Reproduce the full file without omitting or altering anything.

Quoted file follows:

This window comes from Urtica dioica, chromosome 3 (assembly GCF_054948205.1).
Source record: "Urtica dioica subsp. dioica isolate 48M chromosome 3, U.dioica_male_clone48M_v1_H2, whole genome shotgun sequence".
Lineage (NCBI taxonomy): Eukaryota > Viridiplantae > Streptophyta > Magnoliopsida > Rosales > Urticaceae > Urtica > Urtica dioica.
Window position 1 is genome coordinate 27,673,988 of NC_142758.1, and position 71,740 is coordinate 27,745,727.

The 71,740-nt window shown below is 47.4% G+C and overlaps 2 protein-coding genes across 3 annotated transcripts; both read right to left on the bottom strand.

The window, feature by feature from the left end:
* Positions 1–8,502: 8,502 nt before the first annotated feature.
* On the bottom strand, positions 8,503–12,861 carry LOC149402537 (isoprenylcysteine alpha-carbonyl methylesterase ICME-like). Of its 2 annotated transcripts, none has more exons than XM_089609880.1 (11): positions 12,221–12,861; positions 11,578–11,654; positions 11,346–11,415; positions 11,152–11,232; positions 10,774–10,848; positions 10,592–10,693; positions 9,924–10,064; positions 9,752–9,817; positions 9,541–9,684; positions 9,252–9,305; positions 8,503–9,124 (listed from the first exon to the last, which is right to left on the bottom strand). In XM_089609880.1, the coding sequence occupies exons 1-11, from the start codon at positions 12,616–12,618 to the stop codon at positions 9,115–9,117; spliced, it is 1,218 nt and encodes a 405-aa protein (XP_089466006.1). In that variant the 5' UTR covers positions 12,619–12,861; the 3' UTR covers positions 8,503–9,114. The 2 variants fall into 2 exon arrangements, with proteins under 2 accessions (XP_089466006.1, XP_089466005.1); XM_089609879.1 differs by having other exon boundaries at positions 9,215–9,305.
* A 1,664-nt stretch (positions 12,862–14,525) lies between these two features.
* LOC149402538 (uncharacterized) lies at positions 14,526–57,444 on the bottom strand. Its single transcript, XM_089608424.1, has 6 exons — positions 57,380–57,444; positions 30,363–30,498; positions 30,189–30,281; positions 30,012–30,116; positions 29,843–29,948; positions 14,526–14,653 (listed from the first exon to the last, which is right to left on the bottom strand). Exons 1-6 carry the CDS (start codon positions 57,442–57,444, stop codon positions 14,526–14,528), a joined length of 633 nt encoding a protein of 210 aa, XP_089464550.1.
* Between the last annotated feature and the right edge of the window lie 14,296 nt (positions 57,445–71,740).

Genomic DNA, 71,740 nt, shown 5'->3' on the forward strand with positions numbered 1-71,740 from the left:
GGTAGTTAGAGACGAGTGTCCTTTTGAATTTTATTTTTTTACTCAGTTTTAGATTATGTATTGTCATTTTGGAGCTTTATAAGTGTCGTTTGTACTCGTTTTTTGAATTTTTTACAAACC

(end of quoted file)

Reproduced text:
This window comes from Urtica dioica, chromosome 3 (assembly GCF_054948205.1).
Source record: "Urtica dioica subsp. dioica isolate 48M chromosome 3, U.dioica_male_clone48M_v1_H2, whole genome shotgun sequence".
Lineage (NCBI taxonomy): Eukaryota > Viridiplantae > Streptophyta > Magnoliopsida > Rosales > Urticaceae > Urtica > Urtica dioica.
Window position 1 is genome coordinate 27,673,988 of NC_142758.1, and position 71,740 is coordinate 27,745,727.

The 71,740-nt window shown below is 47.4% G+C and overlaps 2 protein-coding genes across 3 annotated transcripts; both read right to left on the bottom strand.

The window, feature by feature from the left end:
* Positions 1–8,502: 8,502 nt before the first annotated feature.
* On the bottom strand, positions 8,503–12,861 carry LOC149402537 (isoprenylcysteine alpha-carbonyl methylesterase ICME-like). Of its 2 annotated transcripts, none has more exons than XM_089609880.1 (11): positions 12,221–12,861; positions 11,578–11,654; positions 11,346–11,415; positions 11,152–11,232; positions 10,774–10,848; positions 10,592–10,693; positions 9,924–10,064; positions 9,752–9,817; positions 9,541–9,684; positions 9,252–9,305; positions 8,503–9,124 (listed from the first exon to the last, which is right to left on the bottom strand). In XM_089609880.1, the coding sequence occupies exons 1-11, from the start codon at positions 12,616–12,618 to the stop codon at positions 9,115–9,117; spliced, it is 1,218 nt and encodes a 405-aa protein (XP_089466006.1). In that variant the 5' UTR covers positions 12,619–12,861; the 3' UTR covers positions 8,503–9,114. The 2 variants fall into 2 exon arrangements, with proteins under 2 accessions (XP_089466006.1, XP_089466005.1); XM_089609879.1 differs by having other exon boundaries at positions 9,215–9,305.
* A 1,664-nt stretch (positions 12,862–14,525) lies between these two features.
* LOC149402538 (uncharacterized) lies at positions 14,526–57,444 on the bottom strand. Its single transcript, XM_089608424.1, has 6 exons — positions 57,380–57,444; positions 30,363–30,498; positions 30,189–30,281; positions 30,012–30,116; positions 29,843–29,948; positions 14,526–14,653 (listed from the first exon to the last, which is right to left on the bottom strand). Exons 1-6 carry the CDS (start codon positions 57,442–57,444, stop codon positions 14,526–14,528), a joined length of 633 nt encoding a protein of 210 aa, XP_089464550.1.
* Between the last annotated feature and the right edge of the window lie 14,296 nt (positions 57,445–71,740).

Genomic DNA, 71,740 nt, shown 5'->3' on the forward strand with positions numbered 1-71,740 from the left:
GGTAGTTAGAGACGAGTGTCCTTTTGAATTTTATTTTTTTACTCAGTTTTAGATTATGTATTGTCATTTTGGAGCTTTATAAGTGTCGTTTGTACTCGTTTTTTGAATTTTTTACAAACC